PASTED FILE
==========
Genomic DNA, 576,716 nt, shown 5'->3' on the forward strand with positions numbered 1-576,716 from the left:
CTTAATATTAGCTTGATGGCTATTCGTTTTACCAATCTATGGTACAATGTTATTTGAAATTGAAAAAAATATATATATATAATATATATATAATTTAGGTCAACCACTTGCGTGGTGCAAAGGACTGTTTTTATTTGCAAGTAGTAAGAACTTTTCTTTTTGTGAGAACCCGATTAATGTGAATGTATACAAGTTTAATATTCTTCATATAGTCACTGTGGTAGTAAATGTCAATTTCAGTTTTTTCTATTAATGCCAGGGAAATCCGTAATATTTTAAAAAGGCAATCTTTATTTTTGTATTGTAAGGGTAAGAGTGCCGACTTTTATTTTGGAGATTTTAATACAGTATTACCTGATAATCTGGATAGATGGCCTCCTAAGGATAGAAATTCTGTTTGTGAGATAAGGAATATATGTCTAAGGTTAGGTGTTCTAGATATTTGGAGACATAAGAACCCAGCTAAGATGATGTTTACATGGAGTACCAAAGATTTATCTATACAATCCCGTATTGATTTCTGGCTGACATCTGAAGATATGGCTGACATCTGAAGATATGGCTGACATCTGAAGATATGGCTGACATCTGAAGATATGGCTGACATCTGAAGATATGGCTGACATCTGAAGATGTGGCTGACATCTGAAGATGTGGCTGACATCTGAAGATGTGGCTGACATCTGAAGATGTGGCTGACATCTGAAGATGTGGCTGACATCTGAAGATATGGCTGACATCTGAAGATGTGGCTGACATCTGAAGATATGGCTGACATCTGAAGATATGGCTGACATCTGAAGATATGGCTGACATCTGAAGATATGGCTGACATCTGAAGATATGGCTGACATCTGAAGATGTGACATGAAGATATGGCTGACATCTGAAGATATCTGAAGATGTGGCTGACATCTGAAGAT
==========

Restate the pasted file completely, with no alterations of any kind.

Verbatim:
Genomic DNA, 576,716 nt, shown 5'->3' on the forward strand with positions numbered 1-576,716 from the left:
CTTAATATTAGCTTGATGGCTATTCGTTTTACCAATCTATGGTACAATGTTATTTGAAATTGAAAAAAATATATATATATAATATATATATAATTTAGGTCAACCACTTGCGTGGTGCAAAGGACTGTTTTTATTTGCAAGTAGTAAGAACTTTTCTTTTTGTGAGAACCCGATTAATGTGAATGTATACAAGTTTAATATTCTTCATATAGTCACTGTGGTAGTAAATGTCAATTTCAGTTTTTTCTATTAATGCCAGGGAAATCCGTAATATTTTAAAAAGGCAATCTTTATTTTTGTATTGTAAGGGTAAGAGTGCCGACTTTTATTTTGGAGATTTTAATACAGTATTACCTGATAATCTGGATAGATGGCCTCCTAAGGATAGAAATTCTGTTTGTGAGATAAGGAATATATGTCTAAGGTTAGGTGTTCTAGATATTTGGAGACATAAGAACCCAGCTAAGATGATGTTTACATGGAGTACCAAAGATTTATCTATACAATCCCGTATTGATTTCTGGCTGACATCTGAAGATATGGCTGACATCTGAAGATATGGCTGACATCTGAAGATATGGCTGACATCTGAAGATATGGCTGACATCTGAAGATATGGCTGACATCTGAAGATGTGGCTGACATCTGAAGATGTGGCTGACATCTGAAGATGTGGCTGACATCTGAAGATGTGGCTGACATCTGAAGATGTGGCTGACATCTGAAGATATGGCTGACATCTGAAGATGTGGCTGACATCTGAAGATATGGCTGACATCTGAAGATATGGCTGACATCTGAAGATATGGCTGACATCTGAAGATATGGCTGACATCTGAAGATATGGCTGACATCTGAAGATGTGACATGAAGATATGGCTGACATCTGAAGATATCTGAAGATGTGGCTGACATCTGAAGAT